Subsidised medicines: are we paying too much? looking at the cost of the Pharmaceutical Benefit Scheme. Is it putting consumers at risk? Can we afford the cost? This podcast from “Australia Talks” on Radio National is worth listening to.

Desert shrinks get global gong. This Alice springs News article from August reports on the Sixth World Congress for Psychotherapy honouring the Aboriginal ngangkari (traditional healers) of the Ngaanyatjarra Pitjantjatjtara Yankunytjatjara region with its Sigmund Freud Award the contribution to the field of psychotherapy.

How to write about Aboriginal Australia is a satirical view on how to.. well write about Aboriginal Australia. “First, be white.
If you are Aboriginal, you can certainly speak on behalf of every Aboriginal person in Australia but it is best to get a white person to write down what they think you should be saying.” and carries on from there.

Interstate Exodus, a recent program on Living Black looks at how the Aboriginal Health service at Coober pedy is coping with the more than doubling of the transient population from 3600 to close to 10000 as people flee the Intervention in the Northern Territory

50 Social Media Case Studies Worth Bookmarking. While there is no examples involving health or health education some of these case studes are worth a look.

Snobs and whingers: the new Australia. There’s nothing better than when I reach populated areas of sitting down with a freshly brewed coffee, fresh fruit and a newspaper on the same day it was printed and going out to dinner with friends. What you consider the normal things. So normal that you need to complain when the pattern on the froth on the cappucino is not quite centred. This article is in the same vein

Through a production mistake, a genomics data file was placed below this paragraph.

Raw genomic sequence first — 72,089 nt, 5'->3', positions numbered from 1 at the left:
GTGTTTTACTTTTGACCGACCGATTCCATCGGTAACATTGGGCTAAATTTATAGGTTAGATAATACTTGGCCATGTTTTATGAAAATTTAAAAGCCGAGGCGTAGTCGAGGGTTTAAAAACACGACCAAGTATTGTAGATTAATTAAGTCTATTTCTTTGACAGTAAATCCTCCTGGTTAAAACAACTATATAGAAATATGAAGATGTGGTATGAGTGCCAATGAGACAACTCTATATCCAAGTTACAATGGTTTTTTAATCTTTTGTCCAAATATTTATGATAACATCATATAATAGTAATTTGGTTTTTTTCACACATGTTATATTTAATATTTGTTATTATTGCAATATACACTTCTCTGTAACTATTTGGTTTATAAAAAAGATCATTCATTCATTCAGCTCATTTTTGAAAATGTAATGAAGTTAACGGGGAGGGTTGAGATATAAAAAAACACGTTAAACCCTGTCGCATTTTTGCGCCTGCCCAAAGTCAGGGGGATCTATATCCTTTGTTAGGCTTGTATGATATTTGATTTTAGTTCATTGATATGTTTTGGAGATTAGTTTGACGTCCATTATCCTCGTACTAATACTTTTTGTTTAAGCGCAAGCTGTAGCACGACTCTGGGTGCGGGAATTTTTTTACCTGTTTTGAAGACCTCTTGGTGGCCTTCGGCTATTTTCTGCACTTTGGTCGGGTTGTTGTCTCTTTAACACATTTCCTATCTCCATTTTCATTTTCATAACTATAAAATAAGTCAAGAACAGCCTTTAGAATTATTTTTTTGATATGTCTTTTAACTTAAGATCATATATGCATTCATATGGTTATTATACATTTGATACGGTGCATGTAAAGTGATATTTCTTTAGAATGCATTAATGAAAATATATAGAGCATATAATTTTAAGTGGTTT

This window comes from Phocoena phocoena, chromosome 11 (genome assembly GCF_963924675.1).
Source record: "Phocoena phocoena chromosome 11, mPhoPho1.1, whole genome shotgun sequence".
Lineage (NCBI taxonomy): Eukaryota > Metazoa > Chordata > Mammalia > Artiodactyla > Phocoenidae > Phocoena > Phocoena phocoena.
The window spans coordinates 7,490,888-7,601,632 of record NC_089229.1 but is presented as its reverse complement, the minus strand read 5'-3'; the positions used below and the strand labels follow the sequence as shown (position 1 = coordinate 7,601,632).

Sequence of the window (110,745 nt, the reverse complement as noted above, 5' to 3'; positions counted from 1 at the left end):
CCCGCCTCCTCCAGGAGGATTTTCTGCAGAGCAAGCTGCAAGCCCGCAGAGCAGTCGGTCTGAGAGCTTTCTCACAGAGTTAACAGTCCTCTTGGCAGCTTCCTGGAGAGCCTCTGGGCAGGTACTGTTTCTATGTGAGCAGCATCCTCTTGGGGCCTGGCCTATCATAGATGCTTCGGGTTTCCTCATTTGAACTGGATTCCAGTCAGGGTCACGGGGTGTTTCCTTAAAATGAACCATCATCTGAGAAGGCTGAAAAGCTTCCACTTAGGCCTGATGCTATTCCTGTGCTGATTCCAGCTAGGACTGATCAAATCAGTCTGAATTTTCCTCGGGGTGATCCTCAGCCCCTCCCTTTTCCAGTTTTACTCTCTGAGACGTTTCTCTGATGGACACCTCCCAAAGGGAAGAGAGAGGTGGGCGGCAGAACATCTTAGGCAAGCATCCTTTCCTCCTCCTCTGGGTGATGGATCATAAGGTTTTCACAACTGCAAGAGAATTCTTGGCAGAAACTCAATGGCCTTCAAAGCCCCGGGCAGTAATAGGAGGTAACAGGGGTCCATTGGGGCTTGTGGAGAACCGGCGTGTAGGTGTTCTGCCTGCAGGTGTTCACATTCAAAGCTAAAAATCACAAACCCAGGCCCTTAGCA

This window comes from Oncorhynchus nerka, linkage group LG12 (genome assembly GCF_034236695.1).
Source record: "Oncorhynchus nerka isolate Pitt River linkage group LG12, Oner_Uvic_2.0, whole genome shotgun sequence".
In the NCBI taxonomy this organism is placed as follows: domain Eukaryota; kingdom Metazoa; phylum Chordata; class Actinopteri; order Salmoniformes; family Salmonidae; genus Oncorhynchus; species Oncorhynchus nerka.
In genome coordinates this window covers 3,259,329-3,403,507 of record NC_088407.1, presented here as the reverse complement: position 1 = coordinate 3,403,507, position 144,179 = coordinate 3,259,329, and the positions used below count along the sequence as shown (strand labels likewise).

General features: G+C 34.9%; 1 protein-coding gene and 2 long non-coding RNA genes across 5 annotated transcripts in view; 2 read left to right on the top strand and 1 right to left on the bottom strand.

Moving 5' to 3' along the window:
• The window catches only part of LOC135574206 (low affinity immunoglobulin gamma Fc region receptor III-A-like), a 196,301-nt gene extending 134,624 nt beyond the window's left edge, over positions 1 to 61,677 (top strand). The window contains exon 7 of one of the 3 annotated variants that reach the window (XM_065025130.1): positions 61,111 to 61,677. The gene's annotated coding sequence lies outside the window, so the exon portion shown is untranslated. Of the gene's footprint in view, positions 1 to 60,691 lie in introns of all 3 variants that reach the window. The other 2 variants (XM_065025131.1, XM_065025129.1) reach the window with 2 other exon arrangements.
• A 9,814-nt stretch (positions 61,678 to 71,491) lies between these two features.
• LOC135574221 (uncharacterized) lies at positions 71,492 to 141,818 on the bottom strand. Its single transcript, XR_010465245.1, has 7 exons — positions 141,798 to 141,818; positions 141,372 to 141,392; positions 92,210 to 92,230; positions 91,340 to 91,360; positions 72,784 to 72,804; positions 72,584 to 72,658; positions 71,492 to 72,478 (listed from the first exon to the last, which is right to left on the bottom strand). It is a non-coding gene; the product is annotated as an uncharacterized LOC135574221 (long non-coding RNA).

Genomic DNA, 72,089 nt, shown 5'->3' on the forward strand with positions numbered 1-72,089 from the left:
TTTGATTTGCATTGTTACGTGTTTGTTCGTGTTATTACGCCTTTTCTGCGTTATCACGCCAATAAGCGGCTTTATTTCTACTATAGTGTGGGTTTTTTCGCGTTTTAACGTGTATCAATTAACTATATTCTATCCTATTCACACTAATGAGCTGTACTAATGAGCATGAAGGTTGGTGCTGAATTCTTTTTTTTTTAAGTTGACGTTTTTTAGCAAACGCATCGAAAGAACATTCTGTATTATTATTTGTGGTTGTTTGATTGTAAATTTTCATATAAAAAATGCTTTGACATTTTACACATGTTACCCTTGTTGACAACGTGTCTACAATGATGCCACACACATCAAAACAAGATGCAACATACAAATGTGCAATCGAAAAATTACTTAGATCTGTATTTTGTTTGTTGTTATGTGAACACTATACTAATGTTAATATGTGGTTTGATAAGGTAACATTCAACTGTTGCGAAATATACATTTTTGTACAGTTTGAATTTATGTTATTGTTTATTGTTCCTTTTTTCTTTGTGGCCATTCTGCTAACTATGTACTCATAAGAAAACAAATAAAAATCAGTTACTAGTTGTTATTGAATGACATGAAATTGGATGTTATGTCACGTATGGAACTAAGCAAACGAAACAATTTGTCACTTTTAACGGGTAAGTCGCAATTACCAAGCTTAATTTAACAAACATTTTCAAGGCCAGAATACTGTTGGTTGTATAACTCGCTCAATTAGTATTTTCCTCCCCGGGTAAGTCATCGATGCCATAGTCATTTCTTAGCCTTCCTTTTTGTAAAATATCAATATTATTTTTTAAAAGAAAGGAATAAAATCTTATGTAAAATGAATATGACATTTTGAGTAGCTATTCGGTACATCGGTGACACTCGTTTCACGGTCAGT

Northern Territory Emergency Response Evaluation Report 2011. I’ve only scanned through this government “evaluation” but they seem to think a few surveys and a few calls for an opinion substitute for good research. Here’s an example: “A survey of 85 government and service providers conducted by the Allen Consulting Group found that 71 per cent of respondents thought that engagement approaches improved over time” – nice to consult the end user.

The authors of the chapters can’t be blamed – they can only work with the data they have.

The intervention is dead, long live the intervention This article by Jon Altman, though responding to a Closing the Gap report is a nice counterpoint to the Intervention evaluation above.

A Personal Journey

Bev Manton the Chairwoman of the NSW Aboriginal Land Council today personally handed to Oprah Winfrey a DVD showing the bits of Australia she won’t see on her tour down under.

ABC 783 Alice Springs Radio Alice Springs

The part of Australia Oprah won’t see is the living conditions of her “brothers and sisters” living in the Northern Territory in third world conditions as experienced by Bev on a recent fact finding mission.

Here is a 7 minute short of the 15 minute video that was given tom Oprah. The full 15 minutes will be available from December 20.

Blog Widget by LinkWithin